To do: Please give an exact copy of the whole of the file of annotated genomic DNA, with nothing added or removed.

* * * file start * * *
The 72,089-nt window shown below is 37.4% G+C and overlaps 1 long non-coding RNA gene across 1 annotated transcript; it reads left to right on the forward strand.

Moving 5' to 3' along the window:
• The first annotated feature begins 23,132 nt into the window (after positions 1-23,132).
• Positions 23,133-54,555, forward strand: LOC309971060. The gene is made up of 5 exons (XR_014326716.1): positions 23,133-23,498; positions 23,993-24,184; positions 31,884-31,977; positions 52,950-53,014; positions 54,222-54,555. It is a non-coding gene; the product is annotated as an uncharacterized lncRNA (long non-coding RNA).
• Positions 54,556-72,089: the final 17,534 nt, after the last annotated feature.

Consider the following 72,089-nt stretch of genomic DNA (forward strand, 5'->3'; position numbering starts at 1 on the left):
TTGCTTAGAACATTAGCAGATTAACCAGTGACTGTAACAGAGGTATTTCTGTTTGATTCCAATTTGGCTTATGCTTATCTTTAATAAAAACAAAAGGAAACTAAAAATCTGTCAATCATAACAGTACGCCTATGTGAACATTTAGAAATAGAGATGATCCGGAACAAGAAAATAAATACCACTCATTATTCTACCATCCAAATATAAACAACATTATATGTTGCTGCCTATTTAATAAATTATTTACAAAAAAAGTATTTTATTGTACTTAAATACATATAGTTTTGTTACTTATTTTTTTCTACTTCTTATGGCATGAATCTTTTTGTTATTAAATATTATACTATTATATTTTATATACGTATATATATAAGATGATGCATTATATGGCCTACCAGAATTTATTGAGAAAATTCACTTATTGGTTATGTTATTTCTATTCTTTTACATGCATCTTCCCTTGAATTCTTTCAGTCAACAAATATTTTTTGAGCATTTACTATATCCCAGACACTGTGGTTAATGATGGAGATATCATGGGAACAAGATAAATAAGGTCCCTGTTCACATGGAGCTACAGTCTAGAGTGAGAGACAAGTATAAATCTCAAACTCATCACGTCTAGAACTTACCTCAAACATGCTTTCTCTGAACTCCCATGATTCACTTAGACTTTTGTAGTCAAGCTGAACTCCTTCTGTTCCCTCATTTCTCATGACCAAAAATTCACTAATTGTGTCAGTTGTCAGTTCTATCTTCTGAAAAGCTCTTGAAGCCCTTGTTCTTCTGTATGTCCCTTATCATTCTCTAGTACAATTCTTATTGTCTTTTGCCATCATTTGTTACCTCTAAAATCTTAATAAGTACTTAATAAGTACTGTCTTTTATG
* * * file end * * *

The 72,089-nt window shown below is 37.4% G+C and overlaps 1 long non-coding RNA gene across 1 annotated transcript; it reads left to right on the forward strand.

Moving 5' to 3' along the window:
• The first annotated feature begins 23,132 nt into the window (after positions 1-23,132).
• Positions 23,133-54,555, forward strand: LOC309971060. The gene is made up of 5 exons (XR_014326716.1): positions 23,133-23,498; positions 23,993-24,184; positions 31,884-31,977; positions 52,950-53,014; positions 54,222-54,555. It is a non-coding gene; the product is annotated as an uncharacterized lncRNA (long non-coding RNA).
• Positions 54,556-72,089: the final 17,534 nt, after the last annotated feature.

Consider the following 72,089-nt stretch of genomic DNA (forward strand, 5'->3'; position numbering starts at 1 on the left):
TTGCTTAGAACATTAGCAGATTAACCAGTGACTGTAACAGAGGTATTTCTGTTTGATTCCAATTTGGCTTATGCTTATCTTTAATAAAAACAAAAGGAAACTAAAAATCTGTCAATCATAACAGTACGCCTATGTGAACATTTAGAAATAGAGATGATCCGGAACAAGAAAATAAATACCACTCATTATTCTACCATCCAAATATAAACAACATTATATGTTGCTGCCTATTTAATAAATTATTTACAAAAAAAGTATTTTATTGTACTTAAATACATATAGTTTTGTTACTTATTTTTTTCTACTTCTTATGGCATGAATCTTTTTGTTATTAAATATTATACTATTATATTTTATATACGTATATATATAAGATGATGCATTATATGGCCTACCAGAATTTATTGAGAAAATTCACTTATTGGTTATGTTATTTCTATTCTTTTACATGCATCTTCCCTTGAATTCTTTCAGTCAACAAATATTTTTTGAGCATTTACTATATCCCAGACACTGTGGTTAATGATGGAGATATCATGGGAACAAGATAAATAAGGTCCCTGTTCACATGGAGCTACAGTCTAGAGTGAGAGACAAGTATAAATCTCAAACTCATCACGTCTAGAACTTACCTCAAACATGCTTTCTCTGAACTCCCATGATTCACTTAGACTTTTGTAGTCAAGCTGAACTCCTTCTGTTCCCTCATTTCTCATGACCAAAAATTCACTAATTGTGTCAGTTGTCAGTTCTATCTTCTGAAAAGCTCTTGAAGCCCTTGTTCTTCTGTATGTCCCTTATCATTCTCTAGTACAATTCTTATTGTCTTTTGCCATCATTTGTTACCTCTAAAATCTTAATAAGTACTTAATAAGTACTGTCTTTTATG